Primal Quest: Arduous endurance race in county
|This rider begins the first leg of the 400 mile race on horseback.|
The rugged terrain of Emery County has been chosen again as a prime spot for an endurance race. The race began on Sunday, June 25 just east of the Cleveland/Lloyd dinosaur quarry. The competitors began the race with one horse for each team of four. They could take turns riding the horse or just leading it, but the horse would accompany the team on their first leg of the journey.
The Primal Quest is a true test of human endurance, it features co-ed teams of four, racing 24 hours-a-day, for up to 10 days, across a grueling 400 plus mile course requiring trekking, orienteering, mountaineering, horseback riding, canyoneering, mountain biking, whitewater swimming, flat-water and white-water paddling. All members of a team must finish together in order to officially complete the race, and the winning team will take home the lucrative first prize of over $100,000. Additional cash prizes will be awarded for all teams finishing in the top 10 for a total cash purse of $250,000. Any team with a member who is unable to finish for any reason is disqualified. The exact details of the Primal Quest remained secret until the pre-race briefing held the day before the start of the race.
This is the fourth iteration of the Primal Quest, and in that time it has grown to be the sport's most prestigious property. The world's top teams confirm their participation in Primal Quest, and the highly competitive field was expanded from 60 to 89 teams to accommodate the great demand, consisting of every elite team on earth, including Nike/Balance Bar, Merrill/Wigwam, Spyder, Halti and Elix/Mont-Blanc. Twenty international teams will be competing, including athletes from Australia, Spain, Guatemala, JaJapan, Ireland, Denmark, South Africa, Sweden, United Kingdom, Mexico, Canada, Brazil and France.
Responding to feedback regarding the amount of infrastructure used in the race, this year's race will take place in some of the most remote locations in the western United States. Although the field of teams has been expanded, this year's race will be completely supported, reducing the impact of individual team support groups. Always committed to the community and environment, the race will again partner with Leave No Trace and contribute to local organizations and causes.
In addition to providing world-class athletes with an overwhelming challenge, the Primal Quest will also provide the spectators an unprecedented way to watch the race. Web visitors will be able to interactively witness the race in real time with live GPS tracking of each team and video feeds from points around the course, at the race's award-winning web site, www.ecoprimalquest.com.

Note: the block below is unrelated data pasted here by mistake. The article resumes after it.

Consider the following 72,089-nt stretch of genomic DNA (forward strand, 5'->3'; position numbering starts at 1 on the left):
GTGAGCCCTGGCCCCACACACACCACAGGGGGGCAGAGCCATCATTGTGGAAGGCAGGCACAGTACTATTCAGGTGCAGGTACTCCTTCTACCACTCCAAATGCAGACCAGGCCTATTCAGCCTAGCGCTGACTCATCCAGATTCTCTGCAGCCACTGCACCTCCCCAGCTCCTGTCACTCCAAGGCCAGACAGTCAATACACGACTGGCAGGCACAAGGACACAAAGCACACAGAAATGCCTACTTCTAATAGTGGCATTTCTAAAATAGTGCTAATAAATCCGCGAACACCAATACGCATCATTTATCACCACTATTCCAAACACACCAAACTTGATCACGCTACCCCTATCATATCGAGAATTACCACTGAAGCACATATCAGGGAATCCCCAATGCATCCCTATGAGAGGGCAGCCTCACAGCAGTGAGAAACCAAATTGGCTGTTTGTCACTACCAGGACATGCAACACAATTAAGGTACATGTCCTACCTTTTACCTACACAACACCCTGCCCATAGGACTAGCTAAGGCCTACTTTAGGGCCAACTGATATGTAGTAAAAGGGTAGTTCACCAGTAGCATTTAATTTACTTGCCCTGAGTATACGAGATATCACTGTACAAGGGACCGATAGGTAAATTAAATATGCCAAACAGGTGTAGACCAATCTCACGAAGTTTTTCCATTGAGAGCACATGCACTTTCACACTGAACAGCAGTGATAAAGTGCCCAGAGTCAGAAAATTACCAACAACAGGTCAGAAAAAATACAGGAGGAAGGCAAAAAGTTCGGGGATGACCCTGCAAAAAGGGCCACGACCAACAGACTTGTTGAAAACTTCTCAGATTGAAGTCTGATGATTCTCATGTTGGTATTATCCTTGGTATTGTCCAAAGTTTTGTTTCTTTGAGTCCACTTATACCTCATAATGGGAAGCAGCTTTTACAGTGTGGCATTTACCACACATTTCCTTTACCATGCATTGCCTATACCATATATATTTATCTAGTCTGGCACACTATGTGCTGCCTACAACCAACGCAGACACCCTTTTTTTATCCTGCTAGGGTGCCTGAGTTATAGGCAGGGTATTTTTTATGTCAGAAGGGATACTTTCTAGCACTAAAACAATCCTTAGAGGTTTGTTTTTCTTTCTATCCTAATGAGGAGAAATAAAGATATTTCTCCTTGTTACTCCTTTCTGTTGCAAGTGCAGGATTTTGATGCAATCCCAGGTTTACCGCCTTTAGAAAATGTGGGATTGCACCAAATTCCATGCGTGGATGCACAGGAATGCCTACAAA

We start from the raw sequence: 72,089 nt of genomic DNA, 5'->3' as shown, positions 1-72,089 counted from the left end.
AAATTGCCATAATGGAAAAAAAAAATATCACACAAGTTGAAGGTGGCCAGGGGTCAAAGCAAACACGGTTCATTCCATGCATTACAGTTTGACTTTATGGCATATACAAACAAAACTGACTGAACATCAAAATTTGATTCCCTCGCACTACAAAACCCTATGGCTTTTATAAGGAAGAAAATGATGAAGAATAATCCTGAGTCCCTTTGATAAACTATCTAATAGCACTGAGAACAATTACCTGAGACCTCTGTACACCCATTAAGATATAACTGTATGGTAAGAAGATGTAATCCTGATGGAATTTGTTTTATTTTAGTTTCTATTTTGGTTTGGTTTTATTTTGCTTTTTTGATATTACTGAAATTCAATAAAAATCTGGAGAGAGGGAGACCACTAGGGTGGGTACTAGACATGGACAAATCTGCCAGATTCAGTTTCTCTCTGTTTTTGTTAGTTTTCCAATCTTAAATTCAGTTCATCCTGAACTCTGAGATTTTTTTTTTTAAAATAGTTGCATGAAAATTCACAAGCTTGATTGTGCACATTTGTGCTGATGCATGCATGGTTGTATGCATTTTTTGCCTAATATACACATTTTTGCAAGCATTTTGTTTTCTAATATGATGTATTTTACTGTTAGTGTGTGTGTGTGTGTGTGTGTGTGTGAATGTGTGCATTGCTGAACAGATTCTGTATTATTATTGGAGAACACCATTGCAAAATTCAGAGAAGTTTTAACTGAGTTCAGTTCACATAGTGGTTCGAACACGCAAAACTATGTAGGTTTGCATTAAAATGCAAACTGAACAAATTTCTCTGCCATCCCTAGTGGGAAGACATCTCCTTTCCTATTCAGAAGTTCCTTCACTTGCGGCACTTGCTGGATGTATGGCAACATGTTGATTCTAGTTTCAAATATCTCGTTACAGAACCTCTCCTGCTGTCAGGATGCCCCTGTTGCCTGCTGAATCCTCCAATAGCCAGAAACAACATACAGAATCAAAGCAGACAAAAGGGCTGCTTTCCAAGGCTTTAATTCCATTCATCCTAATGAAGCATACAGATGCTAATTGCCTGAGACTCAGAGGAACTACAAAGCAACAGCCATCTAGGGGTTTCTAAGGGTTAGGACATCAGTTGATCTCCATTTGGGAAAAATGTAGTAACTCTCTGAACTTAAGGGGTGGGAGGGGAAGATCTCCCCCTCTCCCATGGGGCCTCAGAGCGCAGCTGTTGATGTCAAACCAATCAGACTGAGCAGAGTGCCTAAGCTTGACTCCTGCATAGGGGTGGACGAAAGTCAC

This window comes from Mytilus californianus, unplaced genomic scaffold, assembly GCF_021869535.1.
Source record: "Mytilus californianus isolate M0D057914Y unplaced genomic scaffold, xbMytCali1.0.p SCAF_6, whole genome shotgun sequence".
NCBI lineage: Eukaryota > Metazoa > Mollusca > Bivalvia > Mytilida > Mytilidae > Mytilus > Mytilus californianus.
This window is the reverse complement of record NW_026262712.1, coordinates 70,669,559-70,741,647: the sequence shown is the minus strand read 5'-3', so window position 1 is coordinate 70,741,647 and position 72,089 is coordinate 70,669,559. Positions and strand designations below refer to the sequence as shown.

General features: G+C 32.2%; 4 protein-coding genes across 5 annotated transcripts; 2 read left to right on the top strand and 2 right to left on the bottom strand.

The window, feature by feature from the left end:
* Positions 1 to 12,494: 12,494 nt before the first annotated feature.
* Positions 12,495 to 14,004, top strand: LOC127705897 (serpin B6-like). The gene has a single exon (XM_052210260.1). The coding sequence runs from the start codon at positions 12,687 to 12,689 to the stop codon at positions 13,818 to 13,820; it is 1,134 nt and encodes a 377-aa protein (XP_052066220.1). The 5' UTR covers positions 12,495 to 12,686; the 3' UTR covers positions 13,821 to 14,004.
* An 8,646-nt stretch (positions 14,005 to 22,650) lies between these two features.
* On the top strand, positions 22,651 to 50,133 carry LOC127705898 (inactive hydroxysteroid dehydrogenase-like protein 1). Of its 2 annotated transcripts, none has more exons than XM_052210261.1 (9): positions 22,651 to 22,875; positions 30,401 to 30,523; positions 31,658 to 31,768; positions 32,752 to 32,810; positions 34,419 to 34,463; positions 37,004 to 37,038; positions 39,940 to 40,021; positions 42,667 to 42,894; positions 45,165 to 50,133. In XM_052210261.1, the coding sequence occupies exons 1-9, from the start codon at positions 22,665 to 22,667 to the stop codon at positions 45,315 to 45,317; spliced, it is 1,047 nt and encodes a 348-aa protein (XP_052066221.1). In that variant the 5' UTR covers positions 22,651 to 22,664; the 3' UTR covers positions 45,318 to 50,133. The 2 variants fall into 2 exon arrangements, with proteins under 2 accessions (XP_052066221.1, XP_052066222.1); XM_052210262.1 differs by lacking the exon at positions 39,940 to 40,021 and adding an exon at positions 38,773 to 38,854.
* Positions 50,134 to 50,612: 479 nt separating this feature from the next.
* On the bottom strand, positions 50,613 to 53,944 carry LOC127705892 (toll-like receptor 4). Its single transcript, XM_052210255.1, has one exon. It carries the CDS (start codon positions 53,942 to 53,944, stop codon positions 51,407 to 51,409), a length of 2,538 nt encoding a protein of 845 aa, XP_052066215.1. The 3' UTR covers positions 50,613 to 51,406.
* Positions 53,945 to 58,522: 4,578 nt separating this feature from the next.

The Emery County Sheriff's Office has been along for the arduous journey as they helped at the river crossing and were there for the rope event at Three Canyon just seven miles down from Ruby Ranch.
After days of struggling to survive triple-digit temperatures and hundreds of miles of the most unimaginably harsh terrain in Northern America, the world's top endurance athletes have passed the halfway mark of Primal Quest Utah. Not all of the competitors in Primal Quest are elite athletes, though, so while the race leaders have now traversed more than 300 miles of the roughly 450-mile course, the teams at the back of the pack are just past the 150-mile mark and face days of toil.
Three-time defending champions Team Nike/PowerBlast held the lead for much of the first day, with Team Spyder in dogged pursuit. But as the days stretched into nights, followed by more days, the lead group was dominated by one team: Merrill/Wigwam Adventure. Team captain Robyn Benincasa has never won Primal Quest - the only laurel missing from her nearly-unmatched race resume. In fact, she withdrew from Primal Quest Telluride due to a pre-race injury and withdrew from Primal Quest Tahoe when one of her teammates fell ill. In 2004, at Primal Quest San Juan Islands, her team was unable to match the pure speed of other teams in a race truncated by the tragic death of Nigel Aylott.
But this course suits Benincasa and her teammates Jeff Mitchell, Ian Edmond and Neil Jones. She likes being surrounded by well-seasoned Kiwis. They thrive on a race of epic proportions. They excel in applying strategic decisions to the critical elements of the race: how much water to carry; when to sleep; what to eat and how to travel. The accumulation of decades of experience has brought Merrill to the front of the pack - by a margin of one hour and 19 minutes. That passes for a big lead in what has been the most competitive Primal Quest to date. In their 300 miles of travel, the teams have completed a 29-mile horseback ride; a 23-mile desert trek; a 65-mile mountain bike; an 8-mile river swim; a 35-mile kayak leg; a 26-mile canyoneering leg; a 45-mile kayak leg and a 29-mile canyoneering leg. These pale statistics give lie to the difficulty inherent in finishing Primal Quest. The competitors have traversed burning sand, launched off precipitous rappels, fallen asleep while paddling and survived on paltry stores of food, water, and sleep. This is, simply, the world's toughest endurance challenge, and sometime in the next two days, it will crown a winner.
Log on to www.ecoprimalquest.com for the race to the finish, and watch for the television broadcast in the fall on ABC and ESPN2.
At the five day, five hour, and 12 minute, 45 second point in the race the Nike Power Blast Team was in first place and had reached checkpoint 37 with 37-40 yet to go and the race finish.
The final leg of the race will be coming down the Colorado River and ending up at the Red Cliffs Lodge approximately 10 miles from the town of Moab.